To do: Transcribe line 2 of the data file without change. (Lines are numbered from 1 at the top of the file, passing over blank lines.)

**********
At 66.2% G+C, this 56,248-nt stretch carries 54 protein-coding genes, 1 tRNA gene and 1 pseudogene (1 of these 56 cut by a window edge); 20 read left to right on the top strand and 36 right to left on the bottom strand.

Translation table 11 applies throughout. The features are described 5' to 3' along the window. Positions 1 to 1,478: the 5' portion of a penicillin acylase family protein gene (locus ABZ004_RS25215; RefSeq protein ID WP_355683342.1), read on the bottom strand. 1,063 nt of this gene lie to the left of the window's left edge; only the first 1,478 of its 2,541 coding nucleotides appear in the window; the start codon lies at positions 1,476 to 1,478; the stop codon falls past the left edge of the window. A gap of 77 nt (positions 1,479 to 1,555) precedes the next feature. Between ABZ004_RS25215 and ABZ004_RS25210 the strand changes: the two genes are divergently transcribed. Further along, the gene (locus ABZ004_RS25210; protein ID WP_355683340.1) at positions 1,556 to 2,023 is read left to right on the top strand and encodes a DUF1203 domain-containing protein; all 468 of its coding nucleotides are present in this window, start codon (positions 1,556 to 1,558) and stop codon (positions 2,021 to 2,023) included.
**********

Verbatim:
Translation table 11 applies throughout. The features are described 5' to 3' along the window. Positions 1 to 1,478: the 5' portion of a penicillin acylase family protein gene (locus ABZ004_RS25215; RefSeq protein ID WP_355683342.1), read on the bottom strand. 1,063 nt of this gene lie to the left of the window's left edge; only the first 1,478 of its 2,541 coding nucleotides appear in the window; the start codon lies at positions 1,476 to 1,478; the stop codon falls past the left edge of the window. A gap of 77 nt (positions 1,479 to 1,555) precedes the next feature. Between ABZ004_RS25215 and ABZ004_RS25210 the strand changes: the two genes are divergently transcribed. Further along, the gene (locus ABZ004_RS25210; protein ID WP_355683340.1) at positions 1,556 to 2,023 is read left to right on the top strand and encodes a DUF1203 domain-containing protein; all 468 of its coding nucleotides are present in this window, start codon (positions 1,556 to 1,558) and stop codon (positions 2,021 to 2,023) included.